Ursuline Sister Cristina Scuccia, who won The Voice of Italy in 2014, makes her second appearance tonight — Wednesday, Feb. 20, at 9 p.m. ET/PT — on CBS’ new reality-competition series The World’s Best.
The show, which launched after the Super Bowl on Feb. 3, with host James Corden, brings in performers from around the globe, judged by Americans Drew Barrymore, RuPaul Charles and Faith Hill, and by a panel of international experts. The ultimate prize is $1M.
Sister Cristina, a twentysomething Italian, wowed the judges on The Voice of Italy, and became a social-media sensation, for reinterpreting pop songs. Here’s her The World’s Best performance of Lady Gaga’s Born This Way …
Over at my Pax Culturati blog, I have a new email interview with Sister Cristina (she doesn’t speak English fluently), in which she talks about why she chose Born This Way, and what she’d do if she met Lady Gaga — who, despite some views out of line with Church teaching, considers herself a Catholic:
Why did you pick Born This Way to sing at the show? What does it mean to you?
Born This Way deals with the theme of diversity, and, in my opinion, it is important to remind everyone that despite being different, we are as precious as we are, because God does not make mistakes with anyone, exactly as the song says. We live in one evolved society that often tends to make differences and exclusions due to life choices or simply because the other is different from us.
Instead it is good to remember how diversity can only be an instrument of enrichment towards one another, can serve to build a more colorful world where everyone can bring his own color and we should not be scared of them!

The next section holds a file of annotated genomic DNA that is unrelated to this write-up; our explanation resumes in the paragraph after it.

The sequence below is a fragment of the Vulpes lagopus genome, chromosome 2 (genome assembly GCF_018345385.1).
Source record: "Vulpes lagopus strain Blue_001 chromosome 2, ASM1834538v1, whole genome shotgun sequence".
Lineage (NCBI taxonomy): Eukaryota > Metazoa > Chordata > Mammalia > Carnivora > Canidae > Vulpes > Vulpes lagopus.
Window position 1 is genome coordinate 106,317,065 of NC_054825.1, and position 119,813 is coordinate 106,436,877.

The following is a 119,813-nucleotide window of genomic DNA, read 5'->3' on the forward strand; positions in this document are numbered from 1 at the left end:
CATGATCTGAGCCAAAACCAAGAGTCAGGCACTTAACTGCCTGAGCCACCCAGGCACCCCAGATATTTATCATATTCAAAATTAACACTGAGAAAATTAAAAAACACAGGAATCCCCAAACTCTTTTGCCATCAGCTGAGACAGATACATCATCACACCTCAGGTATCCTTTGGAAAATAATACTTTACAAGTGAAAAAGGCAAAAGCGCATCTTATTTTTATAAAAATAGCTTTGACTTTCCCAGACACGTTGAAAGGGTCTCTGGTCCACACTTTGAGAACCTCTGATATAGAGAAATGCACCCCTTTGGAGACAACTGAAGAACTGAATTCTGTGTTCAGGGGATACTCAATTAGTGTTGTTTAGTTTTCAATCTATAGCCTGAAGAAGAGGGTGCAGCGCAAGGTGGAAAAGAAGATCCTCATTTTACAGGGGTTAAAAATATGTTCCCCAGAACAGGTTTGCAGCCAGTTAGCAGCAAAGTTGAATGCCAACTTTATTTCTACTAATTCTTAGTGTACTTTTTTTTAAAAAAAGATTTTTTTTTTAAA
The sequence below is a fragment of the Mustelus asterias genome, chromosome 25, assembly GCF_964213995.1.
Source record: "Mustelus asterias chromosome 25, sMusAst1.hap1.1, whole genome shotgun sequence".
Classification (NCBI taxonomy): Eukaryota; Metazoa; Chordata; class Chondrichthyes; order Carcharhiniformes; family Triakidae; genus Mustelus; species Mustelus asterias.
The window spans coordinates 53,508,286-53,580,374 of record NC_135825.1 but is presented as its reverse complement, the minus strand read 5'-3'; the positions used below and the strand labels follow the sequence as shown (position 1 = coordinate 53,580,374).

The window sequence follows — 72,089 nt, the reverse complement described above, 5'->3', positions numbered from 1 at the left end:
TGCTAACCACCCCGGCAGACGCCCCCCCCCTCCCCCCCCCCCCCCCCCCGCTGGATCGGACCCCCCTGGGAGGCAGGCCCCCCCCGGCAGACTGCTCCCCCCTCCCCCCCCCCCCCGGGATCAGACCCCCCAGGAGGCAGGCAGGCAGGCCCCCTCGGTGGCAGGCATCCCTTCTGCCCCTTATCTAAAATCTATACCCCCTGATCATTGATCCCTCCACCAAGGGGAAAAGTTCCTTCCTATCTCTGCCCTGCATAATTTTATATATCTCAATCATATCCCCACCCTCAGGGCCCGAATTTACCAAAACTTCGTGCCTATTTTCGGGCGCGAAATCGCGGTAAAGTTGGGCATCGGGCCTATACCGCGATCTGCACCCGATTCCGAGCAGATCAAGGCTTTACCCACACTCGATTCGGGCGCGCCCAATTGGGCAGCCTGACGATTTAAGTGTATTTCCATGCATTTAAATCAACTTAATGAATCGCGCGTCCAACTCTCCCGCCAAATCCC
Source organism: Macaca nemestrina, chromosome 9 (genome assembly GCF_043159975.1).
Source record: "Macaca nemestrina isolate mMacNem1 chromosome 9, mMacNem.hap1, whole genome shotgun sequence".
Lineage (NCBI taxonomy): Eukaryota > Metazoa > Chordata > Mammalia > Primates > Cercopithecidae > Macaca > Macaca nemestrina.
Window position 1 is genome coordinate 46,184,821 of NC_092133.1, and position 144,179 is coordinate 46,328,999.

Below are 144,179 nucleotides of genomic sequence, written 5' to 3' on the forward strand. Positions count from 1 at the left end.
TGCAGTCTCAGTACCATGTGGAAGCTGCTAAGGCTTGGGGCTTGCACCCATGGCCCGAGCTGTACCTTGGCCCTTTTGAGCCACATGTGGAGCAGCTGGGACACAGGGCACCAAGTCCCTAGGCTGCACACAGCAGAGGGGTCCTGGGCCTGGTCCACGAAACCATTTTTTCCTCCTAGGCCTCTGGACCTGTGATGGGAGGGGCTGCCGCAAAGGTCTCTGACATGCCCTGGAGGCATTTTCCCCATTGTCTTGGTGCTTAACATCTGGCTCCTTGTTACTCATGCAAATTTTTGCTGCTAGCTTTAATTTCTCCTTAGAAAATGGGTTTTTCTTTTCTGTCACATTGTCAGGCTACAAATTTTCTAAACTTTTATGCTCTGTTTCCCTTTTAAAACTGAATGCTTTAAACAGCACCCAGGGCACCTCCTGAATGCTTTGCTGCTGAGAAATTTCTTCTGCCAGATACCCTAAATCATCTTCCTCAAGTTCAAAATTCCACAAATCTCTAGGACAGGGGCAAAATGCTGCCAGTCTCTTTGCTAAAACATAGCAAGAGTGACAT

Lady Gaga has a Catholic background — if you haven’t met her yet, what would you most like to talk to her about?
Lady Gaga is one of my favorite artists, and what strikes me, and I mostly like of her, in addition to her extraordinary artistic skills, is the courage with which she shows her great humanity. If only one day I had the honor to meet and talk to her, first I should contain the emotions and then I would ask her for advice and ideas to make the message of love that I carry everywhere through music even stronger (artistically speaking) and accessible to everyone (not only those who believe in God)!
She talks a lot more about God, fame, the Church and her message to young people. Read the whole thing here.
Boston College singles Matt and Shanzi, “The Dating Project”/PureFlix/MPower/Family Theater Productions
This Thursday is the first St. Valentine’s Day since the April 2018 release of Family Theater Productions’ groundbreaking documentary The Dating Project. It’s a frank, heartfelt look at modern dating, based on the work of Boston College professor Dr. Kerry Cronin, who’s been trying to reintroduce the nearly lost art of dating to her students.